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Is there a problem with IPC::Open on Windows 7?

by glasswalk3r (Pilgrim)
on Aug 06, 2013 at 19:53 UTC ( #1048172=perlquestion: print w/ replies, xml ) Need Help??
glasswalk3r has asked for the wisdom of the Perl Monks concerning the following question:

Greetings,

I was trying to use IPC::Open3 in a Windows 7 but I was getting the complaint below:

readline() on unopened filehandle

I found it intriguing since if I use the same program to fork a child process with IPC::Open2 it works as expected. Seems to be that STDERR is not being assigned as it would be expected.

To be sure, I wrote the two following scripts for testing:

use warnings; use strict; use feature 'say'; say 'foobar'; warn 'this is a warning';

And called it "dummy.pl".

Then I wrote:

use warnings; use strict; use IPC::Open3; use feature qw(say); my ( $wtr, $rdr, $err ); my $pid = open3( $wtr, $rdr, $err, 'perl', 'dummy.pl' ); while (<$rdr>) { print $_; } while (<$err>) { print $_; } close($err); close($rdr); close($wtr); waitpid( $pid, 0 );

After executing it, this is what I got:

c:\Temp>teste.pl this is a warning at dummy.pl line 7. foobar Use of uninitialized value $err in <HANDLE> at C:\Temp\teste.pl line 1 +5. readline() on unopened filehandle at C:\Temp\teste.pl line 15.

It looks like a bug, doesn't it?

I'm using Windows 7 Service Pack 1 with:

This is perl 5, version 16, subversion 3 (v5.16.3) built for MSWin32-x +86-multi-thread
Alceu Rodrigues de Freitas Junior
---------------------------------
"You have enemies? Good. That means you've stood up for something, sometime in your life." - Sir Winston Churchill

Comment on Is there a problem with IPC::Open on Windows 7?
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Re: Is there a problem with IPC::Open on Windows 7?
by BrowserUk (Pope) on Aug 06, 2013 at 20:12 UTC

    Yes. It is broken on Windows. (If you print out the handles immediately after the open you'll find that $err is never set.)

    What to do about it? You could raise an bug report; but it's been broken for a decade or so already at least; it is unlikely to change anytime soon.


    With the rise and rise of 'Social' network sites: 'Computers are making people easier to use everyday'
    Examine what is said, not who speaks -- Silence betokens consent -- Love the truth but pardon error.
    "Science is about questioning the status quo. Questioning authority".
    In the absence of evidence, opinion is indistinguishable from prejudice.
Re: Is there a problem with IPC::Open on Windows 7?
by ikegami (Pope) on Aug 08, 2013 at 03:57 UTC

    It's not broken, and it's not Windows-specific. Passing undef for the third arg has a special meaning. This is covered in the first paragraph of the documentation, which refers to the Synopsis for how to achieve what you want.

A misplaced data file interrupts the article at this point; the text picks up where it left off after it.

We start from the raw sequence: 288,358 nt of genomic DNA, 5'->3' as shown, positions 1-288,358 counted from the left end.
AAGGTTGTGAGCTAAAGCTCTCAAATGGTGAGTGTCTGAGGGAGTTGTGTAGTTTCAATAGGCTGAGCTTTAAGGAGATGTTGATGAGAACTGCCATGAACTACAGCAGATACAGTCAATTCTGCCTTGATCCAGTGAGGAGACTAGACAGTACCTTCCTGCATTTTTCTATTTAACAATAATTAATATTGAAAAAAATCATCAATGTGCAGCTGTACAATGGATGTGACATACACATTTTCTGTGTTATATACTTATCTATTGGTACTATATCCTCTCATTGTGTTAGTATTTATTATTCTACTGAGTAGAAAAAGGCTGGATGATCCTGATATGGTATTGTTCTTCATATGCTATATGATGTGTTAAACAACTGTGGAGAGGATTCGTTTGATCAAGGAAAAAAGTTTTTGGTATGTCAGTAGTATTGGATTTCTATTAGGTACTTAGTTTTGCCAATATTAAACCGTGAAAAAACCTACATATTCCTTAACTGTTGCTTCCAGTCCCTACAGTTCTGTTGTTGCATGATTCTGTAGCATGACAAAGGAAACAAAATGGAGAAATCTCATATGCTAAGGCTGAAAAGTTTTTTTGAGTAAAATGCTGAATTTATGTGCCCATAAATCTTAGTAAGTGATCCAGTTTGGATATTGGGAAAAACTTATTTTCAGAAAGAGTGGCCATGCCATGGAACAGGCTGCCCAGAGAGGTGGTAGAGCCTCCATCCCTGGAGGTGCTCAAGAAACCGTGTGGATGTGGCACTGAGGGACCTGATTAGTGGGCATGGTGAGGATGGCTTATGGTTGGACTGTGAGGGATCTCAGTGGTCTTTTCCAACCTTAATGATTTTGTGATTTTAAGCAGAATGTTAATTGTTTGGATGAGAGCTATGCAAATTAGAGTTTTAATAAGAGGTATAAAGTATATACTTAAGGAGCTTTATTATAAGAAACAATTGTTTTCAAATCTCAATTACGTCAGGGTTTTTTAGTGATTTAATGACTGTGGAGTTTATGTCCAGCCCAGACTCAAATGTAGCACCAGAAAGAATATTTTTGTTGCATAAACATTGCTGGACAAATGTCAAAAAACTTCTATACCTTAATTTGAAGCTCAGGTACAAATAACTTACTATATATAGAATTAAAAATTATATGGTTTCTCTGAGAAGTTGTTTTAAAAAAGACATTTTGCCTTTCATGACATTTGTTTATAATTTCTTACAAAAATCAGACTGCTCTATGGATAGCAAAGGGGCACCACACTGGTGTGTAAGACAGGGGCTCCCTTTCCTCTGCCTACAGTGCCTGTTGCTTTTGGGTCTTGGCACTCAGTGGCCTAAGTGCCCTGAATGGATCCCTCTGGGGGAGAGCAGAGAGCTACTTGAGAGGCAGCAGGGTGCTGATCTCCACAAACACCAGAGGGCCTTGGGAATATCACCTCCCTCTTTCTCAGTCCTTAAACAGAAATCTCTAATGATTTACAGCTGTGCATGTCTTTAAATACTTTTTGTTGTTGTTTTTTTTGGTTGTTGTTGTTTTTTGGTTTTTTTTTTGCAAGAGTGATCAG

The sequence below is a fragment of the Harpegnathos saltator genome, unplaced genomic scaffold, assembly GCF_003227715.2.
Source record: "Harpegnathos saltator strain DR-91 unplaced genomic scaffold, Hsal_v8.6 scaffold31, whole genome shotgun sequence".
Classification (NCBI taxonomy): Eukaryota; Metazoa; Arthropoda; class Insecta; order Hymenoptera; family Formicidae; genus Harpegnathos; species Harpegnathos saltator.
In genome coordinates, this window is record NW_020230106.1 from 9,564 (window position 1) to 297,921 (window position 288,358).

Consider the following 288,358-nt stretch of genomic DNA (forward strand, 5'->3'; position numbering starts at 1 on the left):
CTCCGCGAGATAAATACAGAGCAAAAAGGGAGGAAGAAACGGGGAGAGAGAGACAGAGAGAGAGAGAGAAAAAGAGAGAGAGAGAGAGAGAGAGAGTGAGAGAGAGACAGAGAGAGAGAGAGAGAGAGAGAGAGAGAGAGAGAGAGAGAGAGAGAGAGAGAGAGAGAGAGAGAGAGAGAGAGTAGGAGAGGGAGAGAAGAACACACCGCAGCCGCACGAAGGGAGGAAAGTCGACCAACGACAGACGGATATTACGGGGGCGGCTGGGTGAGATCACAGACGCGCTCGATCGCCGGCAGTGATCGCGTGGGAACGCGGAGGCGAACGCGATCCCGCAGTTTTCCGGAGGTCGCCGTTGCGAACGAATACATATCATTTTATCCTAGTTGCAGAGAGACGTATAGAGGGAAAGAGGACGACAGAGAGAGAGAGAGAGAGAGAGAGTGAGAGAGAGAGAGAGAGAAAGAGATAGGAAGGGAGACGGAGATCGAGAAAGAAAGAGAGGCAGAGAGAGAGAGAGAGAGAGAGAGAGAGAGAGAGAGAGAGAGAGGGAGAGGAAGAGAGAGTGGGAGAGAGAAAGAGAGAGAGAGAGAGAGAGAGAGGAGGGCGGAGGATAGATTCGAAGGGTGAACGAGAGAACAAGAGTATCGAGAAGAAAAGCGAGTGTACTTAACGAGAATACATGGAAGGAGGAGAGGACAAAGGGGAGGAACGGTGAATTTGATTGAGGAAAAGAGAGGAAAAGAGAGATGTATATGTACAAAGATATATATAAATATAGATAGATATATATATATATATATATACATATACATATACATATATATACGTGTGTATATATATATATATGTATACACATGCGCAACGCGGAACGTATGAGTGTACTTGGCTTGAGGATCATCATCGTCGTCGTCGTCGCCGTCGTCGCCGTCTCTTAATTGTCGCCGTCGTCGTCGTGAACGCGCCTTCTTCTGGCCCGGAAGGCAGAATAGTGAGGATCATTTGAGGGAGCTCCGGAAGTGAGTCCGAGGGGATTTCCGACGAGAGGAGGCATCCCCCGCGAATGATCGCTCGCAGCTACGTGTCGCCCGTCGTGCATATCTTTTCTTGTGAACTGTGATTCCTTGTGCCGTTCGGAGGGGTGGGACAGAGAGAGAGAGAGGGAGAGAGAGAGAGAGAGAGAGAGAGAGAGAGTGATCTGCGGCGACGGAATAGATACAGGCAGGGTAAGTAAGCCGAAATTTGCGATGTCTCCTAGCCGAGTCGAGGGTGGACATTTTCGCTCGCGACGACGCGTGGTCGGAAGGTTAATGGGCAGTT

Note that you have a deadlock potential in your code. While the parent is blocked reading from the child's STDOUT, the child could block trying to write to its STDERR. I strongly discourage the use of this low-level module if you plan on reading from both the child's STDOUT and its STDERR. Instead, try IPC::Run3 or IPC::Run.

      It's not broken,

      It is broken. It may be "broken by design"; but it is broken.


      With the rise and rise of 'Social' network sites: 'Computers are making people easier to use everyday'
      Examine what is said, not who speaks -- Silence betokens consent -- Love the truth but pardon error.
      "Science is about questioning the status quo. Questioning authority".
      In the absence of evidence, opinion is indistinguishable from prejudice.

        The design isn't broken either. It's perfectly simple and makes sense.

        open(\*IN, \*OUT, \*ERR, ...) # Get three pipes back open(\*IN, \*OUT, undef, ...) # Get two pipes back, # one catches both STDOUT and STDERR

        It's using lexicals that causes problems. This module predates lexicals.

      Instead of using globs or lexicals, I'm checking about using sockets instead of file handles as used in https://github.com/lucastheisen/ipc-open3-callback. So far, select seems to be working fine, but I need to do more tests (like generating something into the child process STDERR).

      Documentation of IPC::Open3 in the Synopsis uses use Symbol 'gensym', which could be applied to all three lexicals. If I'm not wrong, this is the approach used by IPC::Run or IPC::Cmd. Is this expected to fail too?

      Alceu Rodrigues de Freitas Junior
      ---------------------------------
      "You have enemies? Good. That means you've stood up for something, sometime in your life." - Sir Winston Churchill
Re: Is there a problem with IPC::Open on Windows 7?
by xiaoyafeng (Chaplain) on Aug 08, 2013 at 07:02 UTC

    First, please read below contents aloud:

    Not all Perl programs have to be portable There is no reason you should not use Perl as a language to glue Unix tools together, or to prototype a Macintosh application, or to manage the Windows registry. If it makes no sense to aim for portability for one reason or another in a given program, then don't bother.

    perlport

    Secondly, run perldoc perlport, and read carefully. it explains clearly (I think) why perl and perl standard modules are also possible not usable in all support platforms....





    I am trying to improve my English skills, if you see a mistake please feel free to reply or /msg me a correction

      Well, my program needs to be portable between Linux, AIX, Solaris and MS Windows, so I'm not sure how taking this quote in consideration will help at all.

      Alceu Rodrigues de Freitas Junior
      ---------------------------------
      "You have enemies? Good. That means you've stood up for something, sometime in your life." - Sir Winston Churchill

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